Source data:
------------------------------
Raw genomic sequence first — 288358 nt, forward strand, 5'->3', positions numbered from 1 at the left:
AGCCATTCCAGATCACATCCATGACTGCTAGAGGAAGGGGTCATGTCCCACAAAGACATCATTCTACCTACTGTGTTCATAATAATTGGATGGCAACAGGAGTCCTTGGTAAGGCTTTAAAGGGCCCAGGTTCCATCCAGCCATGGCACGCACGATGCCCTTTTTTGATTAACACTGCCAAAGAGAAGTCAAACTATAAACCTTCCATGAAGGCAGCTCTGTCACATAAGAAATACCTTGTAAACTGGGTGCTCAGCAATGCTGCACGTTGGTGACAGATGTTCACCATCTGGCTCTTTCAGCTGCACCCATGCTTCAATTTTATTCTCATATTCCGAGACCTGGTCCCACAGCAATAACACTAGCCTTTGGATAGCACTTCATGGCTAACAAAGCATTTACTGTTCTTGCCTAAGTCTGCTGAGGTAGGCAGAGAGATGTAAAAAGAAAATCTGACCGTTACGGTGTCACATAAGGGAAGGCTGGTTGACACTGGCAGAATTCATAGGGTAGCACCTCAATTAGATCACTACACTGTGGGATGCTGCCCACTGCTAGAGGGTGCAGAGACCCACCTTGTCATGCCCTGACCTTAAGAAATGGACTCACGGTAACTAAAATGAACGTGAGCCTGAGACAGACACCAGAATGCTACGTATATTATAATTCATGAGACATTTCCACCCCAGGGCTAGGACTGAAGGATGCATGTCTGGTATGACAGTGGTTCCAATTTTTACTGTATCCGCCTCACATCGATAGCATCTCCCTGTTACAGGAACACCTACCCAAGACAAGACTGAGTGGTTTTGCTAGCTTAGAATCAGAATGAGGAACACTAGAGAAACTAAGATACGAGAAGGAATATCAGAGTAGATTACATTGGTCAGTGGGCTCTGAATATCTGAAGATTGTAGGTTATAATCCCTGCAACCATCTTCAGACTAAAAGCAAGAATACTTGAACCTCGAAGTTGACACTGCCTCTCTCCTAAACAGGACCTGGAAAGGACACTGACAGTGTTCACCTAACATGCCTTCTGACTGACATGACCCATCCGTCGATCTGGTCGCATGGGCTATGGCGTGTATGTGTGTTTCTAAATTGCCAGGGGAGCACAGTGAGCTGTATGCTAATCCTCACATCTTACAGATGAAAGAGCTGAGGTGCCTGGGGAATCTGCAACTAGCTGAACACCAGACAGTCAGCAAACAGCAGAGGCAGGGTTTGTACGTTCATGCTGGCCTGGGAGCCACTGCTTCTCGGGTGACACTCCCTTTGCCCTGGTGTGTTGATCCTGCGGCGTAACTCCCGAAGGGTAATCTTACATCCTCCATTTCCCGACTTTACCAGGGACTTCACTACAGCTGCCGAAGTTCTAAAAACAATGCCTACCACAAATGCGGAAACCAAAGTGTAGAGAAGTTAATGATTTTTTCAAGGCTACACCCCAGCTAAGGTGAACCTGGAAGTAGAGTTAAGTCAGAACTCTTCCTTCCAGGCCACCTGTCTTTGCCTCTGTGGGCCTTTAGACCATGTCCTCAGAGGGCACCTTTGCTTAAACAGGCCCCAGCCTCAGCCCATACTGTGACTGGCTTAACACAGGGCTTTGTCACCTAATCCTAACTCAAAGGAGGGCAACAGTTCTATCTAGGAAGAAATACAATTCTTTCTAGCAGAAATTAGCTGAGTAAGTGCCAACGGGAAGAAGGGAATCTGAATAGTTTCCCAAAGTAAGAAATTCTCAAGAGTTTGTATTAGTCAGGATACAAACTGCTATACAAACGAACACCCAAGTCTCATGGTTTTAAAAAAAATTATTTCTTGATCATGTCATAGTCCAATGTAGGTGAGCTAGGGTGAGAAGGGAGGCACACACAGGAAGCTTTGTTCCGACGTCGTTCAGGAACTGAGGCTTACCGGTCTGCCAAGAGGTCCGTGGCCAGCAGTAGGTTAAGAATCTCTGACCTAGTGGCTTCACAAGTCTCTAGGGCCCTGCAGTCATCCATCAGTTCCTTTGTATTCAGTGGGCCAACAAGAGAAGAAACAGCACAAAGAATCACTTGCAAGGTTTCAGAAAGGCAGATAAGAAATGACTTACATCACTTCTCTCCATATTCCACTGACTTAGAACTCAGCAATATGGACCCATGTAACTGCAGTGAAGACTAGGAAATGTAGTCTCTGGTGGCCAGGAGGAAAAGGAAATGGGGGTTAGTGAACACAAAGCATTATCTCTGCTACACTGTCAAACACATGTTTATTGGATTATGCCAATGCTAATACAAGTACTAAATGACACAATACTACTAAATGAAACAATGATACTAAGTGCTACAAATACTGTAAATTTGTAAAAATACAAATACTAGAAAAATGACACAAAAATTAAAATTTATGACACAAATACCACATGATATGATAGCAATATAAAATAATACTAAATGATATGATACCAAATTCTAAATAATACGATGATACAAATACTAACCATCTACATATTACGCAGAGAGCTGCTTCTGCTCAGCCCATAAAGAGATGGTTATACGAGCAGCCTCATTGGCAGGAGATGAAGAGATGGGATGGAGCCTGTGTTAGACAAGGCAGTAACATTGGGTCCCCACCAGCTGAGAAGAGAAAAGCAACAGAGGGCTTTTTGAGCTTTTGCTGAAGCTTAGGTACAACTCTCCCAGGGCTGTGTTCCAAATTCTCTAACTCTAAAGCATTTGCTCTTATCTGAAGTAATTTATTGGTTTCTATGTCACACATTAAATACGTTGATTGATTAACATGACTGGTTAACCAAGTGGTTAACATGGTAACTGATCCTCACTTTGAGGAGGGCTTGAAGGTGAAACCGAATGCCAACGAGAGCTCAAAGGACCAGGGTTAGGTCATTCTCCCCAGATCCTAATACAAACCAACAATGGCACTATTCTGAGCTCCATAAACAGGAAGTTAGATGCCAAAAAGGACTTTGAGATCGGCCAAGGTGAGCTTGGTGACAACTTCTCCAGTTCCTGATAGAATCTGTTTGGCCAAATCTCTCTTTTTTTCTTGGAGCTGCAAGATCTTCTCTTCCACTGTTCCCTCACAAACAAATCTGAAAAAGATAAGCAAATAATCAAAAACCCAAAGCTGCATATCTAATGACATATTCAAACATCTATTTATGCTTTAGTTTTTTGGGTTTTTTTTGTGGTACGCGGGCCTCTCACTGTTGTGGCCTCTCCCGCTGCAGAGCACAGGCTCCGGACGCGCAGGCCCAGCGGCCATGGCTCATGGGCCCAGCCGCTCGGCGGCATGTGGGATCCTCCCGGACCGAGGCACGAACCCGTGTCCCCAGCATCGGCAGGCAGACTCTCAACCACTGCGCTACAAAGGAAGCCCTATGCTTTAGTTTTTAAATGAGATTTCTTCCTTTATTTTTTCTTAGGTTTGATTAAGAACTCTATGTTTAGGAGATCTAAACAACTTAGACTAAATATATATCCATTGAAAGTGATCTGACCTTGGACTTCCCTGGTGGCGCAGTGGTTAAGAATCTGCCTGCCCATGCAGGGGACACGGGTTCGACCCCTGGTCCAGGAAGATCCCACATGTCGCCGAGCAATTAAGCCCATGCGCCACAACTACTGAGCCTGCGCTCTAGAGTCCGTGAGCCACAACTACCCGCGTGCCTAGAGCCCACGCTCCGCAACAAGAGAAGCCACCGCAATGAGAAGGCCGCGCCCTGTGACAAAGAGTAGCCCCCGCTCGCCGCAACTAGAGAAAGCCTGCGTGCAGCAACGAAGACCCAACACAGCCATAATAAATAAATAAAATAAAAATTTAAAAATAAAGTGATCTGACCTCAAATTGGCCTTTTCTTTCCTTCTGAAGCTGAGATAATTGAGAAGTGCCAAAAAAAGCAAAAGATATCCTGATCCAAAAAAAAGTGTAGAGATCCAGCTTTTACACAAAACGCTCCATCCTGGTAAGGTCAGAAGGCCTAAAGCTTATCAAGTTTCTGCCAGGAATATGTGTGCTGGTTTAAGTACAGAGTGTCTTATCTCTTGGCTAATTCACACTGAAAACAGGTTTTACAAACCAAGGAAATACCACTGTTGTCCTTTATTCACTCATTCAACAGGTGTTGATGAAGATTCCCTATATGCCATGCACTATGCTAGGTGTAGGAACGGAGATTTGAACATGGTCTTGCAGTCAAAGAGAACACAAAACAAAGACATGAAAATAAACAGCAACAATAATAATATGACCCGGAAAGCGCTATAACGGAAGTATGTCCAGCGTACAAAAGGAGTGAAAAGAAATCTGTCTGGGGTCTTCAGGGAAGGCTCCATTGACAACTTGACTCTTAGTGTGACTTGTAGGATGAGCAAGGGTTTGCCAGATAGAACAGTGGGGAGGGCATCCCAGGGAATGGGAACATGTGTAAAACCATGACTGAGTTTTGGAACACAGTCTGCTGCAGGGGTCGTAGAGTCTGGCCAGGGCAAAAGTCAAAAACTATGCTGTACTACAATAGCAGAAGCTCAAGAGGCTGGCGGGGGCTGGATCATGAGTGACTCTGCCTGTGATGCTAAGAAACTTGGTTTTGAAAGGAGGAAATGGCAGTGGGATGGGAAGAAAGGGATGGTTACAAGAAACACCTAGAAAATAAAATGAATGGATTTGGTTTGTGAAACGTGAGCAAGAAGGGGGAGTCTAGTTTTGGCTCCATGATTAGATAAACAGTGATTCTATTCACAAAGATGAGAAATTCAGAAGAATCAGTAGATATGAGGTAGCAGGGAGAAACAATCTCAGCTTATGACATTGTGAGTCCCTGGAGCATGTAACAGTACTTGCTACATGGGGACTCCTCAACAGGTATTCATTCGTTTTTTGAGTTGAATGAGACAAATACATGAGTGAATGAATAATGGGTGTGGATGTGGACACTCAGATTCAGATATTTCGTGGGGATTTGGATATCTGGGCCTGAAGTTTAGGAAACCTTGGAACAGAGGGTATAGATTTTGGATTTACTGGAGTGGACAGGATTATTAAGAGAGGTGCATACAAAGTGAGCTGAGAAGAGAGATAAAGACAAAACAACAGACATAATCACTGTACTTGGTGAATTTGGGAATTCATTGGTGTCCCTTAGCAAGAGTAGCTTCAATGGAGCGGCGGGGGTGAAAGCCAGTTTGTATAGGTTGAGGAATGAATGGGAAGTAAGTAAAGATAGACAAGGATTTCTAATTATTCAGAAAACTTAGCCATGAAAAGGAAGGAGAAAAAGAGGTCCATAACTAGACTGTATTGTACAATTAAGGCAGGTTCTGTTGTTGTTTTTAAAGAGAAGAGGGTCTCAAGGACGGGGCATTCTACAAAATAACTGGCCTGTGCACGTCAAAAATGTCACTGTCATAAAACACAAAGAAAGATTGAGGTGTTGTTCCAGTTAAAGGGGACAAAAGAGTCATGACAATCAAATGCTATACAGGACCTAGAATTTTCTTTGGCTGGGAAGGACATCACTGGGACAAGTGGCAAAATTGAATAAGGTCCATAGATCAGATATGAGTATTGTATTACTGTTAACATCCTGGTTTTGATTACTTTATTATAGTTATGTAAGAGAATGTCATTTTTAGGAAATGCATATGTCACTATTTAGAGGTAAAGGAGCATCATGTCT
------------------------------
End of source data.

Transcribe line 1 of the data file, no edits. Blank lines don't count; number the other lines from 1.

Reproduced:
Raw genomic sequence first — 288358 nt, forward strand, 5'->3', positions numbered from 1 at the left: